Traditionalism and “Routine-ism”
A very close preacher friend has told me on several occasions, “Some people are like concrete. They are thoroughly mixed up and set.” Unfortunately, over a few short years, I have come to recognize that saying as fact rather than fiction. In other words, some people are thoroughly mixed up in their understanding of the Scriptures and the Lord’s church and so set in their beliefs and ways that they will not budge. These people often mistake their unwavering ways for conviction and faith. While it’s true that we should “be no more children, tossed to and fro, and carried about with every wind of doctrine,” (Eph. 4:14) we must also remember that many of the Jews were “set in their ways” and ended up crucifying our Savior.
You might think I am describing denominational people, and you are not wrong; but I am also describing many of my fellow brothers and sisters in Christ. The old Frank Sinatra song describes many – “I Did It My Way” – and they mean everyone else better “Do it my way, too, or I am going to throw a fit.” This unloving, self-centered attitude was characteristic of the Pharisees who basically told Jesus, “Your disciples better do like us and wash their hands before they eat or else they will be doomed to hell.”
Concerning being mixed up and set, I would like to discuss two “isms” that are dangerous to the health and growth of the church – Traditionalism and “routine-ism.” Let me begin with the latter.
“Routine-ism,” as I am describing here, is the act of doing things in a certain way or by a set routine. Most routines are not bad in themselves. In fact, having a routine in our services can help us to do things “decently and in order.” Routines, however, can cause us not to think abut what we are doing. Factory administrators often warn their employees to be cautious and think about the dangers when on the job. It is a well documented fact that most on-the-job accidents occur to experienced workers who became careless. Why did they become careless? They allowed their “routine” to keep them from thinking about what they were doing.
Where is the spiritual application? We can get into such a routine in the worship service that we stop worshiping and just go through the motions. Our spirits cease to be involved in our worship. On occasion, when leading the song service, I have slightly changed the regular order of services, and found a few brethren to seem confused and even upset. How? Why? They almost forgot how to serve the Lord’s Supper or how to lead a prayer. Thus, my concerns have been confirmed. If we are not careful, routines can cause us to stop thinking about what we are doing.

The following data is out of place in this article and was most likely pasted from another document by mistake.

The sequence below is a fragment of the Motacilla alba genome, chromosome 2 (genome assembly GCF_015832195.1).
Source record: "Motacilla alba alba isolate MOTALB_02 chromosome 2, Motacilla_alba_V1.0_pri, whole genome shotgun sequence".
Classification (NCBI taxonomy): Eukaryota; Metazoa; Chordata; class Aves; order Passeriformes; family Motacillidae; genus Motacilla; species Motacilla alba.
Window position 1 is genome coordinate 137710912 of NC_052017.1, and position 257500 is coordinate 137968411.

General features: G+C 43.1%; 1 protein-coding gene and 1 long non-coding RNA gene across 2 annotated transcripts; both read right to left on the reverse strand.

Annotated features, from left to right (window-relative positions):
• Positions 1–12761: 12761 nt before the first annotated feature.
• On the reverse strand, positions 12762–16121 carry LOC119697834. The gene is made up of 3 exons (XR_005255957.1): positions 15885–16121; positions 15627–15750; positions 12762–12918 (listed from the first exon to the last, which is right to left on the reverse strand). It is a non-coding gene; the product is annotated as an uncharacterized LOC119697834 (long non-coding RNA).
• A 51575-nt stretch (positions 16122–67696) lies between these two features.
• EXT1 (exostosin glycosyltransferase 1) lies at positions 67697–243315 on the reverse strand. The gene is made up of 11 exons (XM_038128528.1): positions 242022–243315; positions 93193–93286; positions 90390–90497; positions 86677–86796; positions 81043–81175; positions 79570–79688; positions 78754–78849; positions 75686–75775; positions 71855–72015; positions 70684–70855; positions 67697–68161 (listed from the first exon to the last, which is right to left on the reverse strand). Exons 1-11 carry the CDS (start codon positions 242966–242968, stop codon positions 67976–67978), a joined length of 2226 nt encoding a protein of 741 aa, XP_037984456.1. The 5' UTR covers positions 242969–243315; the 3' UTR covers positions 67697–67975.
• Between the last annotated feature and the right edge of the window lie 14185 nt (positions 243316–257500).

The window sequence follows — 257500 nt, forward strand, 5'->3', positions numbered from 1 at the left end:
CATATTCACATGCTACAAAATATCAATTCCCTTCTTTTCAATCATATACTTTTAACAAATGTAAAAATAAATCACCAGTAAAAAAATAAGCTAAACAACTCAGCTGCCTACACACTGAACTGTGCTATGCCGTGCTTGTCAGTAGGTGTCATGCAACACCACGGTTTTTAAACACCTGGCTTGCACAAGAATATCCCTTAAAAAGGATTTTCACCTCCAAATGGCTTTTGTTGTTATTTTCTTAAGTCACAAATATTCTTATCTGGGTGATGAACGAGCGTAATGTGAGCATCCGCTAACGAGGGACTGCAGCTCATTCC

Sometimes, “routine-ism” can become traditionalism. Traditionalism is involved when an act or belief becomes equal to the Lord’s commands. The routine that the Pharisees had of washing their hands before eating, though sanitary, became a religious tradition. They condemned Jesus’ disciples for not washing; but Jesus said, “Why do ye also transgress the commandment of God by your tradition?” The Pharisees were not concerned with sanitary health, they were concerned with everyone doing things exactly as they were doing them – traditionalism. Paul warned about traditionalism, “Beware lest any man spoil you through philosophy and vain deceit, after the tradition of men, after the rudiments of the world, and not after Christ” (Col. 2:8).
The Lord’s church has become “drenched” with traditionalism over the years. For example, some people think it’s wrong to use a pitch pipe to pitch the songs. Some people believe its wrong to eat your lunch in the building if you are working at the building (cleaning, mowing grass, etc.). Some frown on the preacher making a remark that makes people giggle. I have even known of one who believed you have to write a check for the contribution because, if you give currency, you are “flaunting” the amount you are giving.
I realize that the first step towards liberalism is usually throwing off the shackles of traditionalism, and trying something new. Such is definitely not where I am going with this. However, we also need to realize that the first step towards a stale, lukewarm congregation which does not accomplish the Lord’s work adequately is letting our traditions and routines keep us from performing the Lord’s work in the best possible way.
Let us use the common sense God gave us. Let us learn now to apply the Scriptures and not to make our own man-made laws. Our routines and traditions will turn people away from the gospel and the Lord’s church, thus, keeping us from growing.